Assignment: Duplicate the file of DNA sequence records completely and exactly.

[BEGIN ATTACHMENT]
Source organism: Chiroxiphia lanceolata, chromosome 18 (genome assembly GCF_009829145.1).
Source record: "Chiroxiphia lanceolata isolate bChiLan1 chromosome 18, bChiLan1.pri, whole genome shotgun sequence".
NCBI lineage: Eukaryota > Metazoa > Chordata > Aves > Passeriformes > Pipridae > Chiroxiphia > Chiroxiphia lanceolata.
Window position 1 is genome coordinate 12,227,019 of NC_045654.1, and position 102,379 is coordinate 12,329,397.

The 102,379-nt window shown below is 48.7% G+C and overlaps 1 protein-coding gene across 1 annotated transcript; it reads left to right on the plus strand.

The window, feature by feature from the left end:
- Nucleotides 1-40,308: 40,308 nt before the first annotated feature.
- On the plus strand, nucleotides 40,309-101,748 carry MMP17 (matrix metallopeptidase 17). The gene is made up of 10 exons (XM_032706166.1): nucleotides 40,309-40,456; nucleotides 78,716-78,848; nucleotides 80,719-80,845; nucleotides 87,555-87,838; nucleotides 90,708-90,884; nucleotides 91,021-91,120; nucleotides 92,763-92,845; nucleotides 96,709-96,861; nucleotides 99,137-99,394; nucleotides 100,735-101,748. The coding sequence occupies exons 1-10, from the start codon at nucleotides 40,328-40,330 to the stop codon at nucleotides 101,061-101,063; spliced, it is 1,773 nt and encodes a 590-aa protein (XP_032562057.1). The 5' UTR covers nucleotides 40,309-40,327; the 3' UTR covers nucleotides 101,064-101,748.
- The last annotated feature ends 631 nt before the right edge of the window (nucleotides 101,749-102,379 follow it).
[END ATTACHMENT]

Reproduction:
Source organism: Chiroxiphia lanceolata, chromosome 18 (genome assembly GCF_009829145.1).
Source record: "Chiroxiphia lanceolata isolate bChiLan1 chromosome 18, bChiLan1.pri, whole genome shotgun sequence".
NCBI lineage: Eukaryota > Metazoa > Chordata > Aves > Passeriformes > Pipridae > Chiroxiphia > Chiroxiphia lanceolata.
Window position 1 is genome coordinate 12,227,019 of NC_045654.1, and position 102,379 is coordinate 12,329,397.

The 102,379-nt window shown below is 48.7% G+C and overlaps 1 protein-coding gene across 1 annotated transcript; it reads left to right on the plus strand.

The window, feature by feature from the left end:
- Nucleotides 1-40,308: 40,308 nt before the first annotated feature.
- On the plus strand, nucleotides 40,309-101,748 carry MMP17 (matrix metallopeptidase 17). The gene is made up of 10 exons (XM_032706166.1): nucleotides 40,309-40,456; nucleotides 78,716-78,848; nucleotides 80,719-80,845; nucleotides 87,555-87,838; nucleotides 90,708-90,884; nucleotides 91,021-91,120; nucleotides 92,763-92,845; nucleotides 96,709-96,861; nucleotides 99,137-99,394; nucleotides 100,735-101,748. The coding sequence occupies exons 1-10, from the start codon at nucleotides 40,328-40,330 to the stop codon at nucleotides 101,061-101,063; spliced, it is 1,773 nt and encodes a 590-aa protein (XP_032562057.1). The 5' UTR covers nucleotides 40,309-40,327; the 3' UTR covers nucleotides 101,064-101,748.
- The last annotated feature ends 631 nt before the right edge of the window (nucleotides 101,749-102,379 follow it).